We have initiated programs for re-entry offenders, since some 500,000 to 600,000 offenders will come out of prison each year for the next three or four years. We want to have positive alternatives when they come back to the community.
Experts and the educated elite have replaced what worked with what sounded good. Society was far more civilized before they took over our schools, prisons, welfare programs, police departments and courts. It's high time we ran these people out of our lives and went back to common sense.
Nor cell, nor chain, nor dungeon speaks to the murderer like the voice of solitude.
Women now have choices. They can be married, not married, have a job, not have a job, be married with children, unmarried with children. Men have the same choice we've always had: work, or prison.
The public have more interest in the punishment of an injury than he who receives it.
To try to raise a son from inside the prison walls is a very difficult thing. But I want to say to the world my son at 16 was the one who tried the most to get me out of prison.
It is true you cannot eat freedom and you cannot power machinery with democracy. But then neither can political prisoners turn on the light in the cells of a dictatorship.
He had drawn many a thousand of these rations in prisons and camps, and though he'd never had an opportunity to weight them on scales, and although, being a man of timid nature, he knew no way of standing up for his rights, he, like every other prisoner, had discovered long ago that honest weight was never to be found in the bread-cutting. There was short weight in every ration. The only point was how short. So every day you took a look to soothe your soul - today, maybe, they haven't snitched any.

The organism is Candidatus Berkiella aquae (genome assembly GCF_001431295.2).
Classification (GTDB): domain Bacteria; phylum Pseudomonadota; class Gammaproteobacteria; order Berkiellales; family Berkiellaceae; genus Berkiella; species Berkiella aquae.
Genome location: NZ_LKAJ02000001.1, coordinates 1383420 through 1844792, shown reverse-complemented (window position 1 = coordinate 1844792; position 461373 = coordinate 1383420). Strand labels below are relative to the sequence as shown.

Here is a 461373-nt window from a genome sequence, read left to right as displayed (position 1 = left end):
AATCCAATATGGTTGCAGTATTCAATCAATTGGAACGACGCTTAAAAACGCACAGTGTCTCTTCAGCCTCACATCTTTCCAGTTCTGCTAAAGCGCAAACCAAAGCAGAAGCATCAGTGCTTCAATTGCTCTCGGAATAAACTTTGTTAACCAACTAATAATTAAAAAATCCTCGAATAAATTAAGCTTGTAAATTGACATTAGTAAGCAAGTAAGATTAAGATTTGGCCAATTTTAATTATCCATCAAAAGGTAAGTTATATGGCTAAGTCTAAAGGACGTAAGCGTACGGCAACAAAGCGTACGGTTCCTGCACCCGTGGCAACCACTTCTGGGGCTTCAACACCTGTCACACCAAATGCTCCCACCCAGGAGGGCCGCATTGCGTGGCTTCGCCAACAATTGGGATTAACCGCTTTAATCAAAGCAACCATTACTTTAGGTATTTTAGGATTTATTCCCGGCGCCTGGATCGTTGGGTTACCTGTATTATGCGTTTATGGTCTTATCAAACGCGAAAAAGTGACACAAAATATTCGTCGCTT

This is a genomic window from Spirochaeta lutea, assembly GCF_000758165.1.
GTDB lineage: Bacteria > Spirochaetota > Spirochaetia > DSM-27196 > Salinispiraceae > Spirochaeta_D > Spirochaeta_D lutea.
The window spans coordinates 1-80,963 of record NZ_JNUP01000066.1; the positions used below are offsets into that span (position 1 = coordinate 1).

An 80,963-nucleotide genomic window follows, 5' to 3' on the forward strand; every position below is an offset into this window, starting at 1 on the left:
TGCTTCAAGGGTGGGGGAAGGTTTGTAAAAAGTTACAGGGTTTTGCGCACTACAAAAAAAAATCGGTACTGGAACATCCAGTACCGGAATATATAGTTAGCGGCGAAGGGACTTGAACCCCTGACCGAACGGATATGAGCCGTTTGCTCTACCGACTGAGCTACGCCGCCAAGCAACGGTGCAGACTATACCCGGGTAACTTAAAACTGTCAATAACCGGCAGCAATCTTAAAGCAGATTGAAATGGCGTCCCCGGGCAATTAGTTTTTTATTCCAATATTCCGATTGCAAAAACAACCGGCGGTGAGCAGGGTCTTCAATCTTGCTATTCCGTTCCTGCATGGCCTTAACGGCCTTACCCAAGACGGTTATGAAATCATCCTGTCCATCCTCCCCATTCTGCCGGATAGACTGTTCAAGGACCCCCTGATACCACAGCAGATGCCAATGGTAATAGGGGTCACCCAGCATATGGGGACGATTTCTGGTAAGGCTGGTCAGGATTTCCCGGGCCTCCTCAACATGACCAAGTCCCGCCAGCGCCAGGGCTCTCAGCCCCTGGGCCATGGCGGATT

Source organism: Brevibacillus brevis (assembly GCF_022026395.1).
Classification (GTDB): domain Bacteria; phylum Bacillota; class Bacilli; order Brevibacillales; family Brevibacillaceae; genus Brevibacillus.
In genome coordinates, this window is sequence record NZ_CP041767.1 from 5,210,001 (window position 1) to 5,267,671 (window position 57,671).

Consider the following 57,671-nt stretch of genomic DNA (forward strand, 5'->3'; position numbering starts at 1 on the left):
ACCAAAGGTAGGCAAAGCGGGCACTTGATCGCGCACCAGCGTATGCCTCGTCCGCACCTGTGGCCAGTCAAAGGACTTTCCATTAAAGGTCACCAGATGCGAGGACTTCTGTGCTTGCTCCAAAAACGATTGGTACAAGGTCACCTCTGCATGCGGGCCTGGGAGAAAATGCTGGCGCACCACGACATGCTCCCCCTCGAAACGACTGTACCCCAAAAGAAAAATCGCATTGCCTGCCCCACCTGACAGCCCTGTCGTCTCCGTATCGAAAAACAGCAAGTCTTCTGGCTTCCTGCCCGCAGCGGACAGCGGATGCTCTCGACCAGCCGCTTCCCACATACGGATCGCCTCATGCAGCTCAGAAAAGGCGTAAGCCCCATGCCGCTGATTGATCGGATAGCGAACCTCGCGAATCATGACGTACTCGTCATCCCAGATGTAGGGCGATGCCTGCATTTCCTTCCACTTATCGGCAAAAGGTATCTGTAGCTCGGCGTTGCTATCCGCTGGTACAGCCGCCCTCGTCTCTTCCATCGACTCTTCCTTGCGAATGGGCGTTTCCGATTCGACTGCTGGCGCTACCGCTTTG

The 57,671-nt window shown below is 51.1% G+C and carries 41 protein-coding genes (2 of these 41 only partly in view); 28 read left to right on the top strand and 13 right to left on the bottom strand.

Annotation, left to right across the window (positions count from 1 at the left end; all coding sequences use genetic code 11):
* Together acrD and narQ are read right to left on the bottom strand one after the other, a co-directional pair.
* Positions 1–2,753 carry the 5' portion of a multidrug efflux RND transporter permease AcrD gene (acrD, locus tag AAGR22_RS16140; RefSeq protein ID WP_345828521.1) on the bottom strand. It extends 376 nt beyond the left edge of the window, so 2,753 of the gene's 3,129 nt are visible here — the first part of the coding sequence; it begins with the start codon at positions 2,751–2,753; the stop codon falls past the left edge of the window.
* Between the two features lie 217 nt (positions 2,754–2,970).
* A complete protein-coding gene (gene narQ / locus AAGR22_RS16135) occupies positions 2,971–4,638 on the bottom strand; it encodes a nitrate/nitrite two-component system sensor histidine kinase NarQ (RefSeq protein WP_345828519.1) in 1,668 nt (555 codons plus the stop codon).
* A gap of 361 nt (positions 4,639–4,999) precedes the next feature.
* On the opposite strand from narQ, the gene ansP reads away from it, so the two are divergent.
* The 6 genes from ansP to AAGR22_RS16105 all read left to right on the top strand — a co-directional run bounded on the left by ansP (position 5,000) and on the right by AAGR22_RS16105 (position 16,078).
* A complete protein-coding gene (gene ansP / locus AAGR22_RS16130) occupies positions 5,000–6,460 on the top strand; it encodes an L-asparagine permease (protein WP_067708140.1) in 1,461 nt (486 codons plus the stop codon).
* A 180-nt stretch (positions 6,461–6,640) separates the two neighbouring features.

Concepts of justice must have hands and feet to carry out justice in every case in the shortest possible time and the lowest possible cost. That is the challenge to every lawyer and judge in America.
To seek the redress of grievances by going to law, is like sheep running for shelter to a bramble bush.
I never told a victim story about my imprisonment. Instead, I told a transformation story - about how prison changed my outlook, about how I saw that communication, truth, and trust are at the heart of power.
I sometimes wish that people would put a little more emphasis upon the observance of the law than they do upon its enforcement.
There are few better measures of the concern a society has for its individual members and its own well being than the way it handles criminals.
Women have worked hard; starved in prison; given of their time and lives that we might sit in the House of Commons and take part in the legislating of this country.
Faults of the head are punished in this world, those of the heart in another; but as most of our vices are compound, so also is their punishment.
You utter a vow, or forge a signature, and you may find yourself bound for life to a monastery, a woman, or prison.
I submit that an individual who breaks a law that conscience tells him is unjust, and who willingly accepts the penalty of imprisonment in order to arouse the conscience of the community over its injustice, is in reality expressing the highest respect for the law.
Adversities such as being homeless and going to prison has made many people stronger.
Crime is a logical extension of the sort of behavior that often [is] considered perfectly respectable in legitimate business.
Here the great art lies, to discern in what the law is to be to restraint and punishment, and in what things persuasion only is to work.